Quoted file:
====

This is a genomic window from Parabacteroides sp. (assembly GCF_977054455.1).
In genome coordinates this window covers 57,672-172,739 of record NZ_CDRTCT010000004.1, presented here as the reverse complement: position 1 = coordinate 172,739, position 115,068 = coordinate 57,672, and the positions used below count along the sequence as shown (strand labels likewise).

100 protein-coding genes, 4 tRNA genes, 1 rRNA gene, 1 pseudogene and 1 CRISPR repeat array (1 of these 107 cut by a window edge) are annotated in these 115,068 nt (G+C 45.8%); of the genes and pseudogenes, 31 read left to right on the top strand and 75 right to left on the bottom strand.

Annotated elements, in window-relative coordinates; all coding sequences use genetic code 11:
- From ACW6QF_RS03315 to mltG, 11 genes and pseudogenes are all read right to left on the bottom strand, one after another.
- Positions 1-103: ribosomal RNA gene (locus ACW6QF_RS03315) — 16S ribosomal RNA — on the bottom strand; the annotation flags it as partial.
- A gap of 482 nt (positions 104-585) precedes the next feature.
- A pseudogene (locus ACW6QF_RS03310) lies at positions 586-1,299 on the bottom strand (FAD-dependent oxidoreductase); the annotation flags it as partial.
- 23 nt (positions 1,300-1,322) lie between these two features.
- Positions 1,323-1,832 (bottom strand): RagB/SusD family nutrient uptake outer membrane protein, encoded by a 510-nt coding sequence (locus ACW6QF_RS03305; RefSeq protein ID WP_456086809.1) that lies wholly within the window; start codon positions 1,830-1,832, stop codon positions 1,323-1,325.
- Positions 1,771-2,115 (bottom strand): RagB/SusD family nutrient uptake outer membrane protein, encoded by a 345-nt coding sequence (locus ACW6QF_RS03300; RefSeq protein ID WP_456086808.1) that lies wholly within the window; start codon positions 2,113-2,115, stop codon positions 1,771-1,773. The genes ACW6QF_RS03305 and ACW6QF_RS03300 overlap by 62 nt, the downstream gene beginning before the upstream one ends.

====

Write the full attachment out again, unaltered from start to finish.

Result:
This is a genomic window from Parabacteroides sp. (assembly GCF_977054455.1).
In genome coordinates this window covers 57,672-172,739 of record NZ_CDRTCT010000004.1, presented here as the reverse complement: position 1 = coordinate 172,739, position 115,068 = coordinate 57,672, and the positions used below count along the sequence as shown (strand labels likewise).

100 protein-coding genes, 4 tRNA genes, 1 rRNA gene, 1 pseudogene and 1 CRISPR repeat array (1 of these 107 cut by a window edge) are annotated in these 115,068 nt (G+C 45.8%); of the genes and pseudogenes, 31 read left to right on the top strand and 75 right to left on the bottom strand.

Annotated elements, in window-relative coordinates; all coding sequences use genetic code 11:
- From ACW6QF_RS03315 to mltG, 11 genes and pseudogenes are all read right to left on the bottom strand, one after another.
- Positions 1-103: ribosomal RNA gene (locus ACW6QF_RS03315) — 16S ribosomal RNA — on the bottom strand; the annotation flags it as partial.
- A gap of 482 nt (positions 104-585) precedes the next feature.
- A pseudogene (locus ACW6QF_RS03310) lies at positions 586-1,299 on the bottom strand (FAD-dependent oxidoreductase); the annotation flags it as partial.
- 23 nt (positions 1,300-1,322) lie between these two features.
- Positions 1,323-1,832 (bottom strand): RagB/SusD family nutrient uptake outer membrane protein, encoded by a 510-nt coding sequence (locus ACW6QF_RS03305; RefSeq protein ID WP_456086809.1) that lies wholly within the window; start codon positions 1,830-1,832, stop codon positions 1,323-1,325.
- Positions 1,771-2,115 (bottom strand): RagB/SusD family nutrient uptake outer membrane protein, encoded by a 345-nt coding sequence (locus ACW6QF_RS03300; RefSeq protein ID WP_456086808.1) that lies wholly within the window; start codon positions 2,113-2,115, stop codon positions 1,771-1,773. The genes ACW6QF_RS03305 and ACW6QF_RS03300 overlap by 62 nt, the downstream gene beginning before the upstream one ends.